# How do you factor #x^7-8x^4-16x^3+128#?

##### 1 Answer

#### Explanation:

We will employ the method of **"factor by grouping"**, in which we take a common term from the first two and last two terms of the expression.

Group the expression into two sets of two:

#=(x^7-8x^4)+(-16x^3+128)#

Factor a common term from both sets:

#=x^4(x^3-8)-16(x^3-8)#

Factor an

#=(x^3-8)(x^4-16)#

Here, we have two factoring identities. The first we'll tackle is **difference of cubes**, as both of its terms are cubed:

Differences of cubes factor as follows:

#a^3-b^3=(a-b)(a^2+ab+b^2)#

Here, we have

#x^3-8=(x+2)(x^2+x(2)+2^2)=(x+2)(x^2+2x+4)#

We can substitute this back into the expression we had earlier:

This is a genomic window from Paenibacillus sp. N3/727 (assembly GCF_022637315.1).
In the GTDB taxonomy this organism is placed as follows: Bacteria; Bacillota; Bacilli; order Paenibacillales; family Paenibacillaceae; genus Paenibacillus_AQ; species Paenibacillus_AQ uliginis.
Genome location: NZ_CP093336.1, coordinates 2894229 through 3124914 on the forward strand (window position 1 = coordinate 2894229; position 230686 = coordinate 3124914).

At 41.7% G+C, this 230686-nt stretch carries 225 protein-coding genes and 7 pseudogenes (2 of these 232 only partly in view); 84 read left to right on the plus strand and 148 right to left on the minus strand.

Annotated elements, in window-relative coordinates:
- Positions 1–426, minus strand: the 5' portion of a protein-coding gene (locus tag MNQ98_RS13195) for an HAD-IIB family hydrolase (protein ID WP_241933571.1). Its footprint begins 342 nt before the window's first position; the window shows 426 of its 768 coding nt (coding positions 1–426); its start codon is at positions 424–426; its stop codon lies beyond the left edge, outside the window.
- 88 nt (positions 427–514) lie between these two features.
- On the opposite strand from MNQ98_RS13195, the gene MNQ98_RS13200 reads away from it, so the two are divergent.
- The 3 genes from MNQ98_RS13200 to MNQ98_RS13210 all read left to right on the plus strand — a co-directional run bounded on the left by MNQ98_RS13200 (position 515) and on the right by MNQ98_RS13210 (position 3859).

#=(x-2)(x^2+2x+4)(x^4-16)#

Now, note that **difference of squares**. Differences of squares factor as follows:

#a^2-b^2=(a+b)(a-b)#

In

#x^4-16=(x^2+4)(x^2-4)#

This gives us the following factorization of the original expression:

#=(x-2)(x^2+2x+4)(x^2+4)(x^2-4)#

However, notice that *also* a difference of squares. It factors into

#x^2-4=(x+2)(x-2)#

Which allows us to obtain the factorization of

#=(x-2)(x^2+2x+4)(x^2+4)(x+2)(x-2)#

Note that there are two

#=(x-2)^2(x+2)(x^2+4)(x^2+2x+4)#